After the jury verdict in the first trial the district court found that the API packages were not copyrightable as a matter of law and entered judgment for Google. Oracle Am., Inc. v. Google Inc., 872 F. Supp. 2d 974 (N.D. Cal. 2012). Oracle appealed that determination to the Federal Circuit, and the Federal Circuit reversed, finding that declaring code and the structure, sequence, and organization (“SSO”) of the Java API packages are entitled to copyright protection. Oracle Am., Inc. v. Google Inc., 750 F.3d 1339, 1348 (Fed. Cir. 2014). The Federal Circuit remanded the matter to the district court with instructions to reinstate the jury’s infringement verdict and for further proceedings on Google’s fair use defense and, if appropriate, on damages. Id. at 1381.

Google subsequently filed a petition for certiorari on the copyrightability determination. The Supreme Court called for the views of the Solicitor General, and the Solicitor General agreed with the Federal Circuit’s ruling, ultimately recommending the Supreme Court deny certiorari. The Supreme Court did, in fact, deny certiorari in 2015. See Google Inc. v. Oracle America, Inc., 135 S.Ct. 2887 (2015). This resulted in the case being returned to the district court for proceedings on Google’s fair use defense, and damages in the event the district court found fair use unavailable to defend Google’s copying.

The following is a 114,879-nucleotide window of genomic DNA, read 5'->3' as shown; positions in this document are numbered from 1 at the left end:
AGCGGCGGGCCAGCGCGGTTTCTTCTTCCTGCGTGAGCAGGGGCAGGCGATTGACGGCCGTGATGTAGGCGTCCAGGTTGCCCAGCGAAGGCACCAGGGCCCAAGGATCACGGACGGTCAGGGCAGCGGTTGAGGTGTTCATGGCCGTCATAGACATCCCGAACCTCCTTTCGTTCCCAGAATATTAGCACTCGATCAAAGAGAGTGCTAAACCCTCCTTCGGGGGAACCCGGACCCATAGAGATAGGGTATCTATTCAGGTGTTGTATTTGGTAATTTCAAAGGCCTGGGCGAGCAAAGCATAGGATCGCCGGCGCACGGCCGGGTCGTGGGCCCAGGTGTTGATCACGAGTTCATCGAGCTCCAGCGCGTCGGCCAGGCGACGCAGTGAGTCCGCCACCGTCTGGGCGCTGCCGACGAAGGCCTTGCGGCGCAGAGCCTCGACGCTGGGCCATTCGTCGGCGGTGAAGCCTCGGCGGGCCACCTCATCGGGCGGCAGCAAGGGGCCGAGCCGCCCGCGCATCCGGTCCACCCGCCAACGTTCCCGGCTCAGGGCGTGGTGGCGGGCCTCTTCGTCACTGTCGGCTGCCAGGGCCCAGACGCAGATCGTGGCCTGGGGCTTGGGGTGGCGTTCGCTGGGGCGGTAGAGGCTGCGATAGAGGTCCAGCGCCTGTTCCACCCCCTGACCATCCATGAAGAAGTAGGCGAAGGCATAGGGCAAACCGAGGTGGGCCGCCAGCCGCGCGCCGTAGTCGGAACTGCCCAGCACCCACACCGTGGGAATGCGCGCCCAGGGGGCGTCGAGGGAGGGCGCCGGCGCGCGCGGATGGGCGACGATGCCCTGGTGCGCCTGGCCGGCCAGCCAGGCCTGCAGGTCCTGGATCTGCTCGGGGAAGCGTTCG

At the second jury trial, Google prevailed on its fair use defense. After the jury verdict, the district court denied Oracle’s motion for judgment as a matter of law (“JMOL”) and entered final judgment in favor of Google. Oracle filed a renewed motion for JMOL and separately moved for a new trial. The district court denied both motions. Given that the district court found Google’s copying to be a fair use, no damages verdict was rendered.

Oracle then appealed from the district court’s final judgment and its decisions denying Oracle’s motions for JMOL and motion for a new trial. Google cross-appealed from the final judgment in order to preserve argument that the declarations/SSO are not copyrightable. Google did not, however, advance any argument for why the Federal Circuit could or should revisit the copyrightability decision made in the first appeal. Therefore, the Federal Circuit dismissed Google’s cross-appeal.

Copying Java API packages Not a Fair Use